When we met Bobbie, the Family Centred Care Coordinator, we were relieved that there was such a kind, compassionate person who was there to make sure we were supported as Hugo's parents.
Bobbie was able to answer random, but important questions such as how and where we could register the birth of our baby. Hugo was our first child, and that area of London was unfamiliar to us, meaning we were doubly confused. She also offered to help me get a Mat 1B form that I needed to prove to my employer's payroll that I was entitled to maternity pay.
Bobbie also gave us some of the best piece of advice we received. Bobbie advised us to only accept the help that we needed - and there is sometimes a difference between the help a NNU parent needs and help even the best-intentioned family member or friend is able to give. Being so far away from home, well-intentioned family and friends wanted to visit to see us and meet Hugo. This advice helped us minimise unhelpful distractions and focus our energies on our son.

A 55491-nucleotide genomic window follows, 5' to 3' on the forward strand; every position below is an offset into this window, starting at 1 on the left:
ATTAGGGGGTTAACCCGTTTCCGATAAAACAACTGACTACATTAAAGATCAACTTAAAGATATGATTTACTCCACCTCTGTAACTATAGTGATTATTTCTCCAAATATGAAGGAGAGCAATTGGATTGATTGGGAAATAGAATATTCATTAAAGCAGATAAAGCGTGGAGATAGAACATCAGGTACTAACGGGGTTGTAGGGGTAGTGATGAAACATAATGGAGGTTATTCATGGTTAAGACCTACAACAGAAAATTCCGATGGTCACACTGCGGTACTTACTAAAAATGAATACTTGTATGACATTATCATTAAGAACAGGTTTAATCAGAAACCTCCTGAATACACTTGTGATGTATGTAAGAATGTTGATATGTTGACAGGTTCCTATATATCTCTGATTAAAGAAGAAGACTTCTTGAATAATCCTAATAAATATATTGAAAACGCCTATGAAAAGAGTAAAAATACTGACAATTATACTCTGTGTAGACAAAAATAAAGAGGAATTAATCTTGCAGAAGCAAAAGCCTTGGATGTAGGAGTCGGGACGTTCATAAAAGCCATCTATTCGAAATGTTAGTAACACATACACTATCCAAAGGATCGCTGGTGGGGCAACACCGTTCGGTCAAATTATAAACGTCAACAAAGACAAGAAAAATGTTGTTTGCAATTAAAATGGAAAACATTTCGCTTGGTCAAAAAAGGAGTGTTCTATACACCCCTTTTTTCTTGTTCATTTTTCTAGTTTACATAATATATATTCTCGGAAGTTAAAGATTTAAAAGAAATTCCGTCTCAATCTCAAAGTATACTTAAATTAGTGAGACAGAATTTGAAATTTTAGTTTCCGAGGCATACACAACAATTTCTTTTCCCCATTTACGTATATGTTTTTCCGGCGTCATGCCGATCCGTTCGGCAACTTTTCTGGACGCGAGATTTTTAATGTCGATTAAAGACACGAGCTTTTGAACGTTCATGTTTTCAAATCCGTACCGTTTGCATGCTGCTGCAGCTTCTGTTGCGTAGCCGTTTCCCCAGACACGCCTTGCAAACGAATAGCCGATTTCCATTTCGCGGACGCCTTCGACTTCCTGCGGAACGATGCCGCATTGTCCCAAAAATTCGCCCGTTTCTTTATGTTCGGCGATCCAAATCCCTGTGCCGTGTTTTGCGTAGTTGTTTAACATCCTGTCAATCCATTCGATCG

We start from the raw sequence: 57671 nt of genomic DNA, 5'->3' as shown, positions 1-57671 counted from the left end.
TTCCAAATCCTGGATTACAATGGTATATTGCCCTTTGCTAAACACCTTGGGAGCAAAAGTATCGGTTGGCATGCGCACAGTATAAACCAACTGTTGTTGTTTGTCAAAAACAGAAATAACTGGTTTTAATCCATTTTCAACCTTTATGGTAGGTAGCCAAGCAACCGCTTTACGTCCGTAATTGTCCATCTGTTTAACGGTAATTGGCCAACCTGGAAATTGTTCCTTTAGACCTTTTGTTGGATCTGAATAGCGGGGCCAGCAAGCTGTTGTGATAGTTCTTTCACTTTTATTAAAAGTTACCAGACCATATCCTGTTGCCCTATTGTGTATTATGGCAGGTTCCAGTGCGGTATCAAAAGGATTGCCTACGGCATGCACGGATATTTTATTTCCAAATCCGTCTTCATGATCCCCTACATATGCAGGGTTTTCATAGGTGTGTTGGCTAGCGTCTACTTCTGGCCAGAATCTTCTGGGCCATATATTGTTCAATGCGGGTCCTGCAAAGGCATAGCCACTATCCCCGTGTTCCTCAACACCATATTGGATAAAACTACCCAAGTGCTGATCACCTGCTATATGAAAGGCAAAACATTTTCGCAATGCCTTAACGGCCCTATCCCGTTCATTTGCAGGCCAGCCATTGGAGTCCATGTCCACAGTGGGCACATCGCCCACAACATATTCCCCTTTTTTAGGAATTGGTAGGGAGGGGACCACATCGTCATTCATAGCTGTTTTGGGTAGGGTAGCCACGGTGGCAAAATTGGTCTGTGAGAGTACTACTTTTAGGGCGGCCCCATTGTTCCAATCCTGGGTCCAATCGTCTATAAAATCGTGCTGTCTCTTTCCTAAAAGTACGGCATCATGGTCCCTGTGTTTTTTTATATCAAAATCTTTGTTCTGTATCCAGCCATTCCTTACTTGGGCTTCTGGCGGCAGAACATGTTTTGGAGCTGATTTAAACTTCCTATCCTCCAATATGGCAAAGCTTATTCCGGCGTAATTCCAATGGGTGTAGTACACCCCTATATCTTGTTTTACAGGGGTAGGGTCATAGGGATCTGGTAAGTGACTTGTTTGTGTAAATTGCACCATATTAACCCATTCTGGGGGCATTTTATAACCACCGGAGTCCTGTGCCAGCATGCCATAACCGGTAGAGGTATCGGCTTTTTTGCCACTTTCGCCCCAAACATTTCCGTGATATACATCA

Hugo, like many premature babies, hated being handled. However, when he was about three weeks old he settled in to blissful kangaroo cuddles with both me and Martin. Some nurses were a bit intimidated about the way Hugo would behave when handled and could be awkward about facilitating these cuddles. Bobbie advised me to insist on these cuddles. I am so glad that she did. Parenting, through a clear plastic box and having to ask permission for even the simplest of things such as touching your baby is very strange experience.